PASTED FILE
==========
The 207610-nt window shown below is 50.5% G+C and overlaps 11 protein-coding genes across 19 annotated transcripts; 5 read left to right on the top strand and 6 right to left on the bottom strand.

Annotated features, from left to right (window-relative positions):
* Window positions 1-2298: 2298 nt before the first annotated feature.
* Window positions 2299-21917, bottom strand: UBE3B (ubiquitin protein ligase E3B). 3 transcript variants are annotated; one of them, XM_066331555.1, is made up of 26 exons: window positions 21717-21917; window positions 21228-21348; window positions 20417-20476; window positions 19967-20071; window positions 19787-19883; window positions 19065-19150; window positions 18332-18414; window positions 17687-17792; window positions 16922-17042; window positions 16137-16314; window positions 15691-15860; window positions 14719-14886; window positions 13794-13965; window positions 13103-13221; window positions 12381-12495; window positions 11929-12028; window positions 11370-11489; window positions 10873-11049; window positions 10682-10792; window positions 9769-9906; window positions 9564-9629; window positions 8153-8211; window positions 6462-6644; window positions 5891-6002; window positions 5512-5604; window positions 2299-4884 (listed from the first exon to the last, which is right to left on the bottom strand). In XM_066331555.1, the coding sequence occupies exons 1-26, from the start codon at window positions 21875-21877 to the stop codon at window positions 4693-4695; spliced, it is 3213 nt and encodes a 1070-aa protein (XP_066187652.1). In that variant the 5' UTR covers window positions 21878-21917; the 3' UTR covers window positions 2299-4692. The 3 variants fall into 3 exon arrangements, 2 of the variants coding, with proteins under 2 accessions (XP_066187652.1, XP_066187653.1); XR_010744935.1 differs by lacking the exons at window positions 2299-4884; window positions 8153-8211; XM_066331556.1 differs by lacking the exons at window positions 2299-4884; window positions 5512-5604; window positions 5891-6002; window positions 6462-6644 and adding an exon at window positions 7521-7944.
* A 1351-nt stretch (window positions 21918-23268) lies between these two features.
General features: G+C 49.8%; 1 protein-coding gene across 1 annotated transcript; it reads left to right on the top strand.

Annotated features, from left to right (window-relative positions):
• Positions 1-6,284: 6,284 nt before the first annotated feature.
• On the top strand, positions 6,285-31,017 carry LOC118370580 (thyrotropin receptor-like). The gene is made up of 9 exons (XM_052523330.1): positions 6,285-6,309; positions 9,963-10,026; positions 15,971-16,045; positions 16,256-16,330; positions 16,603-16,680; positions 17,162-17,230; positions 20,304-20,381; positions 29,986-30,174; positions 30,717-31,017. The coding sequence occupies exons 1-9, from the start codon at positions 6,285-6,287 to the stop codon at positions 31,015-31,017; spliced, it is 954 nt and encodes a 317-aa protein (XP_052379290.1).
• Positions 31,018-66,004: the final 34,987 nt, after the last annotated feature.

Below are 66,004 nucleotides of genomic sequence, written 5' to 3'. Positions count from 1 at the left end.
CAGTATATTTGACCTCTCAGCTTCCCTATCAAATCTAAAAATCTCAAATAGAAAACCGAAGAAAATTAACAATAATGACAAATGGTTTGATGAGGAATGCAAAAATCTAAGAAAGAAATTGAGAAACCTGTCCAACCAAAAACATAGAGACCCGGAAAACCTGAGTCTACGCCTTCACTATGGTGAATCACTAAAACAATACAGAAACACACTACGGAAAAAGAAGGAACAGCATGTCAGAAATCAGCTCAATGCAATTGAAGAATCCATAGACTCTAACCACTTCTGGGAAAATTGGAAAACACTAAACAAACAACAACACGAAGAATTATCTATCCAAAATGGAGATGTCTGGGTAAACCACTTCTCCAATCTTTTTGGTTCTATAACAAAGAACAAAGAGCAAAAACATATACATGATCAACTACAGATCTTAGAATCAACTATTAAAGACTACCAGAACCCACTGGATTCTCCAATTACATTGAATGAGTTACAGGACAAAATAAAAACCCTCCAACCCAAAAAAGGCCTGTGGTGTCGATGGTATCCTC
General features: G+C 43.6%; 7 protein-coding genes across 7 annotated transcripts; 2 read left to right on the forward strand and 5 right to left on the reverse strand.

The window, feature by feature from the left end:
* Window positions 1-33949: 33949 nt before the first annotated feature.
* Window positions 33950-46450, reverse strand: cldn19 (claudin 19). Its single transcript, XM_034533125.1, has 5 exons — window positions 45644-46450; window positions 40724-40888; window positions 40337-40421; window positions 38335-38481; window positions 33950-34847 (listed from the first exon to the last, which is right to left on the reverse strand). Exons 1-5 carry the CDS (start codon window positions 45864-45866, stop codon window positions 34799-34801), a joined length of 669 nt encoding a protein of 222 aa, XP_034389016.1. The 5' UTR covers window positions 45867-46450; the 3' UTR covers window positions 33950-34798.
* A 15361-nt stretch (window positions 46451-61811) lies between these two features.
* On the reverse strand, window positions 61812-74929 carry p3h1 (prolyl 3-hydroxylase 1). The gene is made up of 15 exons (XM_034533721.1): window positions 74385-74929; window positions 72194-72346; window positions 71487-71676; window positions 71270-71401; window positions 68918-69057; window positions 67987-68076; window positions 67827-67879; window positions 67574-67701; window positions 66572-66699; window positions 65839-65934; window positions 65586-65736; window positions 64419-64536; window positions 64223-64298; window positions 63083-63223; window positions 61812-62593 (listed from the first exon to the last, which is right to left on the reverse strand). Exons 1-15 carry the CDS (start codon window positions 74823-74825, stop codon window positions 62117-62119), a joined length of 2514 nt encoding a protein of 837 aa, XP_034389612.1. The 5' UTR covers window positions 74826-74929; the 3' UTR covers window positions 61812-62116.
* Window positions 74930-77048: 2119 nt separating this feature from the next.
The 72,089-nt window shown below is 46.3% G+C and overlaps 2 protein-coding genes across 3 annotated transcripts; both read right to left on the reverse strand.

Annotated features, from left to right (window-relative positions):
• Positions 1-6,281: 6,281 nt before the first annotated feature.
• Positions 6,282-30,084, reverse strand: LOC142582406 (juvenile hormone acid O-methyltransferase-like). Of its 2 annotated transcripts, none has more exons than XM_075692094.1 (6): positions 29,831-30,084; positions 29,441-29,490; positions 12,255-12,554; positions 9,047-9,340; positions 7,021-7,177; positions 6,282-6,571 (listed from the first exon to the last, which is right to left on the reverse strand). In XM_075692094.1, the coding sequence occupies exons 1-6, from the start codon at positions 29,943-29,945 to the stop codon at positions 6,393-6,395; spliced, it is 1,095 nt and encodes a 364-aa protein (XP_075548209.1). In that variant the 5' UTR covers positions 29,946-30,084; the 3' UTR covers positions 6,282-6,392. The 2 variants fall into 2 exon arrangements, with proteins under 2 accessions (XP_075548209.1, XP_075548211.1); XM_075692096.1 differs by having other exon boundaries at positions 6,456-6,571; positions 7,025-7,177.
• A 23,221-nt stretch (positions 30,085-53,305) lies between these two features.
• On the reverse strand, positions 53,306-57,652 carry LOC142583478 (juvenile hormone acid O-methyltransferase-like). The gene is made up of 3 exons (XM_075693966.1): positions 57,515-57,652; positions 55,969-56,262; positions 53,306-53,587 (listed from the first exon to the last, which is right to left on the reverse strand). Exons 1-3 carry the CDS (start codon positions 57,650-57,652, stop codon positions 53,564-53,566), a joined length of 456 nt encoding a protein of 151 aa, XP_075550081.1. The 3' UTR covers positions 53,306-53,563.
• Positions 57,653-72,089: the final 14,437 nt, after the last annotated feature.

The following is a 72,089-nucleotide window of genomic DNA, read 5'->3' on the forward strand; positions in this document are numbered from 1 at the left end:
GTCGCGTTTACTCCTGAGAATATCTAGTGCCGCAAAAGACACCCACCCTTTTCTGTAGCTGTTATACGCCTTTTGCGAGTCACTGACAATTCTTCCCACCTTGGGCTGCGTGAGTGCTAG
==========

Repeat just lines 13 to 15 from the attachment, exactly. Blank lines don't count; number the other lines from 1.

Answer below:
General features: G+C 43.6%; 7 protein-coding genes across 7 annotated transcripts; 2 read left to right on the forward strand and 5 right to left on the reverse strand.

The window, feature by feature from the left end:
* Window positions 1-33949: 33949 nt before the first annotated feature.